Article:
Format

Send to

Choose Destination
Int J Med Educ. 2016 Feb 4;7:32-43. doi: 10.5116/ijme.5683.c2e0.

How do medical educators design a curriculum that facilitates student learning about professionalism?

Author information

1
Medical Education Unit, School of Medicine, Western Sydney University, Australia.
2
School of Community Health, Charles Sturt University, Australia.

Abstract

OBJECTIVE:

This study analyses the ways in which curriculum reform facilitated student learning about professionalism.

METHODS:

Design-based research provided the structure for an iterative approach to curriculum change which we undertook over a 3 year period. The learning environment of the Personal and Professional Development Theme (PPD) was analysed through the sociocultural lens of Activity Theory. Lave and Wenger's and Mezirow's learning theories informed curriculum reform to support student development of a patient-centred and critically reflective professional identity. The renewed pedagogical outcomes were aligned with curriculum content, learning and teaching processes and assessment, and intense staff education was undertaken. We analysed qualitative data from tutor interviews and free-response student surveys to evaluate the impact of curriculum reform.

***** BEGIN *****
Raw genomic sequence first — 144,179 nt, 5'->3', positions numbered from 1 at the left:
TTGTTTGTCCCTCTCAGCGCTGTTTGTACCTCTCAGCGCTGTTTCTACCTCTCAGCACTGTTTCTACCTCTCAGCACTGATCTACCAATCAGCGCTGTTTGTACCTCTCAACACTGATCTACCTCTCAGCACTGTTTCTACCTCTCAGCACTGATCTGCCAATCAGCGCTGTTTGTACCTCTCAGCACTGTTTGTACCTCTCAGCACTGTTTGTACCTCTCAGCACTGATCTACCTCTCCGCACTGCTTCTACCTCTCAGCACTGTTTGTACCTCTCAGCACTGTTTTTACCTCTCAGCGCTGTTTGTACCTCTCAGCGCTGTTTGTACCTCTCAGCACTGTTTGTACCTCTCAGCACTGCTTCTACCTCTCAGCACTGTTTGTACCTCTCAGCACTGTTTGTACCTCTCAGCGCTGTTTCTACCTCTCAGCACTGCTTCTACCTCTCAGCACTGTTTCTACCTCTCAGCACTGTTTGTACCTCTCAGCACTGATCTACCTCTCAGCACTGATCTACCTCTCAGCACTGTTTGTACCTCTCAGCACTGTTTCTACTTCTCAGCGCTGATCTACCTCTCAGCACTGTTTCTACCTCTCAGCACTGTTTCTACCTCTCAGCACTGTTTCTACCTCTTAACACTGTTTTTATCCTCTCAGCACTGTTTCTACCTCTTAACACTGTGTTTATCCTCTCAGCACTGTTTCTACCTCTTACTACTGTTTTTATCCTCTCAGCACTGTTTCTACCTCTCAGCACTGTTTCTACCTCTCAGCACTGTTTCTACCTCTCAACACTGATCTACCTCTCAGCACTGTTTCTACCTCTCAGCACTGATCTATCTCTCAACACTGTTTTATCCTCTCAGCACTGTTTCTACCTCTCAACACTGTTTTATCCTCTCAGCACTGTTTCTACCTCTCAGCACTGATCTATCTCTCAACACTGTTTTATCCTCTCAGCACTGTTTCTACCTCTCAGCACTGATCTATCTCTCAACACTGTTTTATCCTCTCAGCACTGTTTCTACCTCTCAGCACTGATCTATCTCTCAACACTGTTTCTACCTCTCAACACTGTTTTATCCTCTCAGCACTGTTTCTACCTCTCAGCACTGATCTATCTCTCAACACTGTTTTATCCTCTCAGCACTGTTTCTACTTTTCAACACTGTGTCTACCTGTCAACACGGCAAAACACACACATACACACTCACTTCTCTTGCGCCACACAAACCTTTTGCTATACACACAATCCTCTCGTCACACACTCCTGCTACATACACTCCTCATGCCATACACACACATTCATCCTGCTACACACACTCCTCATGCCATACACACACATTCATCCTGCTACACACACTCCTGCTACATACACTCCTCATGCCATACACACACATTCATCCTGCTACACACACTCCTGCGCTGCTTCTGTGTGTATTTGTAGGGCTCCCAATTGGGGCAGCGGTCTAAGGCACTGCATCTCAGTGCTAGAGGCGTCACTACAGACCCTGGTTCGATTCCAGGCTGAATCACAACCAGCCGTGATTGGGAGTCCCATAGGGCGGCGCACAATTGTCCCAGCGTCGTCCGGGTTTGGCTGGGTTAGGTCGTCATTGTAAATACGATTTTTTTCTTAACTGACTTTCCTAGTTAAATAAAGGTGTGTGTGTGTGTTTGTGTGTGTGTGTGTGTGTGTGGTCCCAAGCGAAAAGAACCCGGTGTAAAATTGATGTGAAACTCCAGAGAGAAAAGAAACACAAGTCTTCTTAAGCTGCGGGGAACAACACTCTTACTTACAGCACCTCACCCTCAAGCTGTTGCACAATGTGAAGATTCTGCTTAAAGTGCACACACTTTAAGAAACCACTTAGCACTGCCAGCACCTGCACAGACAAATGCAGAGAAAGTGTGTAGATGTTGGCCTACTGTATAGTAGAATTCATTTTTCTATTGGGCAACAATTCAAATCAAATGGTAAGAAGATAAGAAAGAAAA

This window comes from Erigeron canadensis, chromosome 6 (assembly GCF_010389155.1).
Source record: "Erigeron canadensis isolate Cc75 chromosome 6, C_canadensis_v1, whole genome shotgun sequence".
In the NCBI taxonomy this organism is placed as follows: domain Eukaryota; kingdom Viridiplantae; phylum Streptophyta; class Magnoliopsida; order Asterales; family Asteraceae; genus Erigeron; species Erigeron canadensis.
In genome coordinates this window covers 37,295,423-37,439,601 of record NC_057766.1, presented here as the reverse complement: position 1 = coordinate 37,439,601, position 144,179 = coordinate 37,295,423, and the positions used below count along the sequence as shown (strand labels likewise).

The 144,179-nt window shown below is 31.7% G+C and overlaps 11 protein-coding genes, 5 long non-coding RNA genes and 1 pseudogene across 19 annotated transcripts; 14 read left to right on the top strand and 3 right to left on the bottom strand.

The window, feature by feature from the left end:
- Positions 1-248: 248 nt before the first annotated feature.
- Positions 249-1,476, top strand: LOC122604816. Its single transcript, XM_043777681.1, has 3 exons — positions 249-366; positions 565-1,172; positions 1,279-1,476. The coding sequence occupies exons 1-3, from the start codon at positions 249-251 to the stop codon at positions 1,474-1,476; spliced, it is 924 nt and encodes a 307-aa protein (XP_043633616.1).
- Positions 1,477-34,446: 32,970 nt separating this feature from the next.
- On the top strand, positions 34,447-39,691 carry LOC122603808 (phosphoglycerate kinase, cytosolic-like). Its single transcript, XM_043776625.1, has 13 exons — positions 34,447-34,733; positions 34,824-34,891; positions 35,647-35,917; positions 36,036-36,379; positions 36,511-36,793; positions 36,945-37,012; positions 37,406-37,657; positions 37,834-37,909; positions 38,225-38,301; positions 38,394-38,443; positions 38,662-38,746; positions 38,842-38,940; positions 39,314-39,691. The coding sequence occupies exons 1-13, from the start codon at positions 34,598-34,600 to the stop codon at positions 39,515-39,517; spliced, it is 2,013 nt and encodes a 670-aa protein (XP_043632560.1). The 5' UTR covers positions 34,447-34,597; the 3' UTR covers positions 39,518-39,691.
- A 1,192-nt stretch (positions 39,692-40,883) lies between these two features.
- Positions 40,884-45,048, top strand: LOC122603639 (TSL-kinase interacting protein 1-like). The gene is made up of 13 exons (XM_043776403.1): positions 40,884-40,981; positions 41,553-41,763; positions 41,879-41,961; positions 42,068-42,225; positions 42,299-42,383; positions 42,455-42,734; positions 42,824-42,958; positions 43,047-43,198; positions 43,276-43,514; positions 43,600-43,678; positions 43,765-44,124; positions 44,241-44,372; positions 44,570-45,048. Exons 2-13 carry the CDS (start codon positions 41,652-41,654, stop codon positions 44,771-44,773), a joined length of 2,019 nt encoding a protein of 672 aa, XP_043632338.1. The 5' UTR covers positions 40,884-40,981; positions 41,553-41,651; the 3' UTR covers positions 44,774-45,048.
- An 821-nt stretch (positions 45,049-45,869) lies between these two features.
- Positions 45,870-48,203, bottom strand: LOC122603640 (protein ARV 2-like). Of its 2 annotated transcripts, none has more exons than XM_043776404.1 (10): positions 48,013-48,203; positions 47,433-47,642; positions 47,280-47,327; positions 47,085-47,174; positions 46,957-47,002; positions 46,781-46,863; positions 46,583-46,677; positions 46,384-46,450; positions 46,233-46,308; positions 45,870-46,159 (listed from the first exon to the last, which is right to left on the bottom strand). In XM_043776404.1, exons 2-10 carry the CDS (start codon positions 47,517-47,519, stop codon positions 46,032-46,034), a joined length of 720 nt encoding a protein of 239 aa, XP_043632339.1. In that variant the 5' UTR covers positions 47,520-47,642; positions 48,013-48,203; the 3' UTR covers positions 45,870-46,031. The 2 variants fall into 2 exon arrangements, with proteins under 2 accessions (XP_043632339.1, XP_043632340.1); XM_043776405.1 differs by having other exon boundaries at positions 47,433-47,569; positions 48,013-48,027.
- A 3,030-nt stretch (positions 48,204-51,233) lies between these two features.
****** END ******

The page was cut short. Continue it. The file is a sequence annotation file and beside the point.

RESULTS:

Students' and tutors' reflections on learning in PPD converged on two principle themes--'Developing a philosophy of medicine' and 'Becoming an ethical doctor'--which corresponded to the overarching PPD theme aims of communicative learning. Students and tutors emphasised the importance of the unique learning environment of PPD tutorials for nurturing personal development and the positive impact of the renewed assessment programme on learning.

CONCLUSIONS:

A theory-led approach to curriculum reform resulted in student engagement in the PPD curriculum and facilitated a change in student perspective about the epistemological foundation of medicine.

KEYWORDS:

curriculum development; curriculum reform; design based research; discourses of professionalism; pedagogical theories

PMID:
26845777
PMCID:
PMC4744412
DOI:
10.5116/ijme.5683.c2e0
[Indexed for MEDLINE]
Free PMC Article

Supplemental Content

Full text links

Icon for International journal of medical education Icon for PubMed Central
Loading ...
Support Center